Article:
Are you fed up with …
Despite many often-repeated discussions on various news-groups which resolve the issue for a while, there is still confusion as to when a licence is required. Simply put, if and only if you watch television programmes that are transmitted or broadcast (either by radio or over cable). Having written to Bristol in March 2001, I received a letter which defines the position very clearly :
A television licence is a legal permission authorising the installation and use of television receiving apparatus for the purposes of receiving and recording television programme services transmitted, or up-linked, from within the United Kingdom. So you do not need one if you record anything from an external source such as a video camera or other VCR / DVD deck. Note that the bit about transmissions outside the UK being exempt was changed in 2005 as further proof that this is a true TV tax and nothing to do with so-called 'funding' – see the final paragraph of this page.
A DVD player is a means of playing back a pre-encoded optical disk and is monitored via a television set. The set may be de-tuned to prevent the receipt of licensable programme services and disconnected from any means of signal conveyance. Therefore, when used in this mode of operation, the television equipment would not attract payment of the fee. The same would apply to a video player used for a similar application.
I understand that recording DVD apparatus is available, but currently retails at prohibitively high cost. In common with technological innovation, such units will eventually become more generally available and need to be licensed, when tuned, as we understand they are television receivers. Upgrading your equipment from a tape-based VHS deck to a DVD system makes no difference, and the fact all of the decent units have Freeview tuners is as irrelevant as the older sets having analogue tuners. It's whether or not they are used that is the issue.
Similarly, a video cassette recorder is a television receiver, in the same way as a set, but without a display screen, but the means to record television programme services. Therefore, a licence is necessary if the device is tuned to receive licensable services. And a licence is not needed for watching any pre-recorded material.
Notice the equipment only needs to be rendered unable to receive a transmission such not being tuned or connected to an aerial; it does not have to be modified in any other way such as removing the tuners (which would be impossible nowadays anyway as it's all in software, not the manual sliders or rotary switches of old).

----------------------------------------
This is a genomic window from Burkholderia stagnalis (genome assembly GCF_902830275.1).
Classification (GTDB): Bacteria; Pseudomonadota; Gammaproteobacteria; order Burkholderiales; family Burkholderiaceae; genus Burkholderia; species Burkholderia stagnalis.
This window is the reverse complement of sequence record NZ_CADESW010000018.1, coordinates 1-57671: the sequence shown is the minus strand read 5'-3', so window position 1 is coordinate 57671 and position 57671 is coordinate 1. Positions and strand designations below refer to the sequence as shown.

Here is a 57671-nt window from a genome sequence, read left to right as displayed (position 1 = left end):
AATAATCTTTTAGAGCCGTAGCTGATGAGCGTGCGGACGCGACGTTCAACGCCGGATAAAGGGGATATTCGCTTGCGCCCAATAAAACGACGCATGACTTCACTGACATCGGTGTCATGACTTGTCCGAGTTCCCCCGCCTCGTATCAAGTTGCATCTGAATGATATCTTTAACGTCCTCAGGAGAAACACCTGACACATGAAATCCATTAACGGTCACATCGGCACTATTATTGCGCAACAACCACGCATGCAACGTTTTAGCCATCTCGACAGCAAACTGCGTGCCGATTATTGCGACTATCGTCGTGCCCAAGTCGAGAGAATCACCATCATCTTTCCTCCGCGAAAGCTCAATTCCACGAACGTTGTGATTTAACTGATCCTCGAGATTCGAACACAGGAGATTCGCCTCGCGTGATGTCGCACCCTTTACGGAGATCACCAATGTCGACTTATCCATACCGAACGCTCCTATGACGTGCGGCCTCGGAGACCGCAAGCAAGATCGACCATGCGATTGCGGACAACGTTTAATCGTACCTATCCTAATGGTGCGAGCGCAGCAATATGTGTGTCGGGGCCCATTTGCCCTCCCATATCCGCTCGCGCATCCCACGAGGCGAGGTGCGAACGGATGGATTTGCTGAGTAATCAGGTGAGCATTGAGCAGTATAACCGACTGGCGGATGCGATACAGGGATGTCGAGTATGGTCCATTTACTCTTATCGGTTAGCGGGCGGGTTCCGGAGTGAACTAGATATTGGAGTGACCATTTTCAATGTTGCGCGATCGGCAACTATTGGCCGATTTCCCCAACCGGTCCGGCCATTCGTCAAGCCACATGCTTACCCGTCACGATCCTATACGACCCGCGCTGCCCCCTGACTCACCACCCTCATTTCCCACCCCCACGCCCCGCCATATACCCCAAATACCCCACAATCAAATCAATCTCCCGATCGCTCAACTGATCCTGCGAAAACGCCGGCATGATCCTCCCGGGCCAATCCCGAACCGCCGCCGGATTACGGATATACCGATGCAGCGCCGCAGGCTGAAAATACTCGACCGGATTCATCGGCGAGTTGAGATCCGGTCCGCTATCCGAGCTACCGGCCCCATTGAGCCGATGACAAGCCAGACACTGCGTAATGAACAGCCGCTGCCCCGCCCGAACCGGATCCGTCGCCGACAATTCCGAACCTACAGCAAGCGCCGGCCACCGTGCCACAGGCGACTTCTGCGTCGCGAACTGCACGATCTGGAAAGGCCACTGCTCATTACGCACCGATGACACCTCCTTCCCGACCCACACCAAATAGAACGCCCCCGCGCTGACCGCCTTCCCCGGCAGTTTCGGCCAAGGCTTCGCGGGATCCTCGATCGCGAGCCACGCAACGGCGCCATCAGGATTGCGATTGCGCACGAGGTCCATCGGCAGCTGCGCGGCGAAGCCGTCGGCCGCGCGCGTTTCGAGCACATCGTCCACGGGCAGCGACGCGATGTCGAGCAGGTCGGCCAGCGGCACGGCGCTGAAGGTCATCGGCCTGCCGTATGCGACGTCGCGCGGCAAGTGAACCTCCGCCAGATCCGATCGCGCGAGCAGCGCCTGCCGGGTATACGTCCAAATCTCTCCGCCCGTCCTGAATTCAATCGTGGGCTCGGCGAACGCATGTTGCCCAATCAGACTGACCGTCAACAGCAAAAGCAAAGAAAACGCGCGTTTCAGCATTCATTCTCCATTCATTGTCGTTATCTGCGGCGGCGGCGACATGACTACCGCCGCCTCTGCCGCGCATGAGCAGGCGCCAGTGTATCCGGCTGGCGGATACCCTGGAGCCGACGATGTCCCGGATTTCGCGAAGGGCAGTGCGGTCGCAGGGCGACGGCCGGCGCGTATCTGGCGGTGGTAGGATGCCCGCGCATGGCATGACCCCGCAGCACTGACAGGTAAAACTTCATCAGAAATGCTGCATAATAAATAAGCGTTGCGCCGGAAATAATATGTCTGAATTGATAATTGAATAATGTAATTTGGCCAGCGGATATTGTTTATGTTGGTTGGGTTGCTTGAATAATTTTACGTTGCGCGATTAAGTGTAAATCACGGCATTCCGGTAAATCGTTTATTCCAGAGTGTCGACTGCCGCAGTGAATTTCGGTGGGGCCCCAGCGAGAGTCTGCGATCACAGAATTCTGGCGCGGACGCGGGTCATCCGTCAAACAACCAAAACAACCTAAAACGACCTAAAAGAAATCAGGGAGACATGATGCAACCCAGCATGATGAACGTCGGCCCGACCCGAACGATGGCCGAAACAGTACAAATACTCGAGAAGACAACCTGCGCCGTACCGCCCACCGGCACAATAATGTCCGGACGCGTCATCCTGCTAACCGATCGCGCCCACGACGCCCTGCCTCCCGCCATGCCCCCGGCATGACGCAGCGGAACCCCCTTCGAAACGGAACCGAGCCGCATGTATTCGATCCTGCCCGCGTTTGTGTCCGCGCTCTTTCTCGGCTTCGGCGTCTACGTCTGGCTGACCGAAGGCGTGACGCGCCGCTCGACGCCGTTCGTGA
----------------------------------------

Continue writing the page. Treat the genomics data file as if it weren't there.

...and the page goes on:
Also, it seems that only live broadcasts are licensable. An un-named TVLA rep was quoted during February 2006 in this article as saying [my emphasis] "It does not matter where the programme is being broadcast from. If you are watching live TV in Britain, you need a licence. … If you are watching live TV on a mobile phone or laptop, you do need to be covered by a valid licence. If a customer currently has no licence they will need to obtain one to watch live programmes on their PC. Any device used to watch or record TV programmes as they are being broadcast, such as through an aerial, or otherwise-distributed including via broadband, internet streaming or wi-fi, must be covered by a valid licence. This is the case whether you are watching or receiving a programme via a PC TV, mobile phone, PDA or any other device."However, at the moment, and in theory only, anyone who uses a transcription service or pay-as-you-view, where the broadcast signal is delayed, will not need a licence. Until they do, of course, and how long does the delay have to be – half a second, half an hour? It wouldn't surprise me in the slightest if they soon tried to tax you for watching pre-recorded material too.
Neither is it even your obligation, let alone lawful duty, to inform them you do not need to pay the tax, as was recently (15 May 2006) confirmed by Shaun Woodward, the Department for Culture Media & Sport's Parliamentary Under-Secretary : "A television licence is required to install or use a television receiver, as defined in regulations made by the Secretary of State, rather than a television set. Members of the public who do not require a television licence are under no obligation to inform TV Licensing of the fact."
Should you be visited by one of the TVLA's "officers", remember that they have the same legal right of entry to your home as any other member of the public : none. They may only enter at your express invitation, and if they force or swindle their way in with threats to which you submit, can then be treated like any common trespasser. If they then assume you are breaking the law, they may apply to a magistrate for a search order, but this needs evidence, and as yet nothing provided from detector vans has ever been admitted, probably because they have never even been proven to exist outside their own advertising.
Further and more detailed information can be found at lime-marmalade.net.